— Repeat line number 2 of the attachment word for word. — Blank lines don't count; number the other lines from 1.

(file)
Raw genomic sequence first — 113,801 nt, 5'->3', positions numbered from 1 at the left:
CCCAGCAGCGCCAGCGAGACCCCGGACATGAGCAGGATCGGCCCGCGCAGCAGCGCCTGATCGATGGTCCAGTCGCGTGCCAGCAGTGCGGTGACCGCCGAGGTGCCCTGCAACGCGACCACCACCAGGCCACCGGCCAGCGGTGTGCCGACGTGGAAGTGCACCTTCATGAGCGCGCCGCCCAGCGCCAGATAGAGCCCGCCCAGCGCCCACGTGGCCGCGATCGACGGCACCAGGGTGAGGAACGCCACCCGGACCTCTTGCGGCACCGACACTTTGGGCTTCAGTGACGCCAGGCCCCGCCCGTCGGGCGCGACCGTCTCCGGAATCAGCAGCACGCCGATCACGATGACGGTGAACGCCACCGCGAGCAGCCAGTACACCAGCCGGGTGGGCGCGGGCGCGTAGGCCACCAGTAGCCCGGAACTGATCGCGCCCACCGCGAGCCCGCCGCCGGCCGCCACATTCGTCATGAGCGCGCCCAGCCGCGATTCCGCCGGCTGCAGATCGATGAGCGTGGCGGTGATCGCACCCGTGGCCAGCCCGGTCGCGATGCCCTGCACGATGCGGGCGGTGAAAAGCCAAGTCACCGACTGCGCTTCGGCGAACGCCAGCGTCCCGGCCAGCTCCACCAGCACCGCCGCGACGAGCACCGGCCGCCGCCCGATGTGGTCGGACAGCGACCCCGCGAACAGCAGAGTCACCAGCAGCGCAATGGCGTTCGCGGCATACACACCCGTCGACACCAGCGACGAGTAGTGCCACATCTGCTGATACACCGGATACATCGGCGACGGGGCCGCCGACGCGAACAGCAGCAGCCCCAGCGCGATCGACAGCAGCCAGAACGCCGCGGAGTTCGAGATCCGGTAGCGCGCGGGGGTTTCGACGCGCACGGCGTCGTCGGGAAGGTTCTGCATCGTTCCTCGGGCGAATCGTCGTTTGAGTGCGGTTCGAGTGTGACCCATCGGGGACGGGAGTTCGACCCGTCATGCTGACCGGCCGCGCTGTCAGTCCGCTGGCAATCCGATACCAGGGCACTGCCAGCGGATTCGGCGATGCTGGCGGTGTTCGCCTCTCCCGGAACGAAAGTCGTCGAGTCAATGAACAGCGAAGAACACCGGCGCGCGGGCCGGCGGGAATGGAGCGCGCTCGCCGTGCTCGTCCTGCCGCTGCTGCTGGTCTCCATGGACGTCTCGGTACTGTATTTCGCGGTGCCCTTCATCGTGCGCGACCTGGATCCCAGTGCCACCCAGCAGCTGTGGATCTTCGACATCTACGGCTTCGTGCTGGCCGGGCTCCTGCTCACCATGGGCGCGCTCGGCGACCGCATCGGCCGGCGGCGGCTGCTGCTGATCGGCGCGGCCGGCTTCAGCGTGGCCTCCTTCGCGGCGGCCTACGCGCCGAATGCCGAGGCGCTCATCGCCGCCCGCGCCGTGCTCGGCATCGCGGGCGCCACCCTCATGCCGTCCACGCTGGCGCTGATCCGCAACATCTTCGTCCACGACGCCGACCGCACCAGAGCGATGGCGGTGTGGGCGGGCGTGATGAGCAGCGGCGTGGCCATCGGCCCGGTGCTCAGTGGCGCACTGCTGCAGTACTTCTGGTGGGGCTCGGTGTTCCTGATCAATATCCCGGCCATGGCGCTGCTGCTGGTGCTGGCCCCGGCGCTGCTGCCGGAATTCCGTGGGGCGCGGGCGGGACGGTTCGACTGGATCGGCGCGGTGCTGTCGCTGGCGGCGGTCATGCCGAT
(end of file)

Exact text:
CCCAGCAGCGCCAGCGAGACCCCGGACATGAGCAGGATCGGCCCGCGCAGCAGCGCCTGATCGATGGTCCAGTCGCGTGCCAGCAGTGCGGTGACCGCCGAGGTGCCCTGCAACGCGACCACCACCAGGCCACCGGCCAGCGGTGTGCCGACGTGGAAGTGCACCTTCATGAGCGCGCCGCCCAGCGCCAGATAGAGCCCGCCCAGCGCCCACGTGGCCGCGATCGACGGCACCAGGGTGAGGAACGCCACCCGGACCTCTTGCGGCACCGACACTTTGGGCTTCAGTGACGCCAGGCCCCGCCCGTCGGGCGCGACCGTCTCCGGAATCAGCAGCACGCCGATCACGATGACGGTGAACGCCACCGCGAGCAGCCAGTACACCAGCCGGGTGGGCGCGGGCGCGTAGGCCACCAGTAGCCCGGAACTGATCGCGCCCACCGCGAGCCCGCCGCCGGCCGCCACATTCGTCATGAGCGCGCCCAGCCGCGATTCCGCCGGCTGCAGATCGATGAGCGTGGCGGTGATCGCACCCGTGGCCAGCCCGGTCGCGATGCCCTGCACGATGCGGGCGGTGAAAAGCCAAGTCACCGACTGCGCTTCGGCGAACGCCAGCGTCCCGGCCAGCTCCACCAGCACCGCCGCGACGAGCACCGGCCGCCGCCCGATGTGGTCGGACAGCGACCCCGCGAACAGCAGAGTCACCAGCAGCGCAATGGCGTTCGCGGCATACACACCCGTCGACACCAGCGACGAGTAGTGCCACATCTGCTGATACACCGGATACATCGGCGACGGGGCCGCCGACGCGAACAGCAGCAGCCCCAGCGCGATCGACAGCAGCCAGAACGCCGCGGAGTTCGAGATCCGGTAGCGCGCGGGGGTTTCGACGCGCACGGCGTCGTCGGGAAGGTTCTGCATCGTTCCTCGGGCGAATCGTCGTTTGAGTGCGGTTCGAGTGTGACCCATCGGGGACGGGAGTTCGACCCGTCATGCTGACCGGCCGCGCTGTCAGTCCGCTGGCAATCCGATACCAGGGCACTGCCAGCGGATTCGGCGATGCTGGCGGTGTTCGCCTCTCCCGGAACGAAAGTCGTCGAGTCAATGAACAGCGAAGAACACCGGCGCGCGGGCCGGCGGGAATGGAGCGCGCTCGCCGTGCTCGTCCTGCCGCTGCTGCTGGTCTCCATGGACGTCTCGGTACTGTATTTCGCGGTGCCCTTCATCGTGCGCGACCTGGATCCCAGTGCCACCCAGCAGCTGTGGATCTTCGACATCTACGGCTTCGTGCTGGCCGGGCTCCTGCTCACCATGGGCGCGCTCGGCGACCGCATCGGCCGGCGGCGGCTGCTGCTGATCGGCGCGGCCGGCTTCAGCGTGGCCTCCTTCGCGGCGGCCTACGCGCCGAATGCCGAGGCGCTCATCGCCGCCCGCGCCGTGCTCGGCATCGCGGGCGCCACCCTCATGCCGTCCACGCTGGCGCTGATCCGCAACATCTTCGTCCACGACGCCGACCGCACCAGAGCGATGGCGGTGTGGGCGGGCGTGATGAGCAGCGGCGTGGCCATCGGCCCGGTGCTCAGTGGCGCACTGCTGCAGTACTTCTGGTGGGGCTCGGTGTTCCTGATCAATATCCCGGCCATGGCGCTGCTGCTGGTGCTGGCCCCGGCGCTGCTGCCGGAATTCCGTGGGGCGCGGGCGGGACGGTTCGACTGGATCGGCGCGGTGCTGTCGCTGGCGGCGGTCATGCCGAT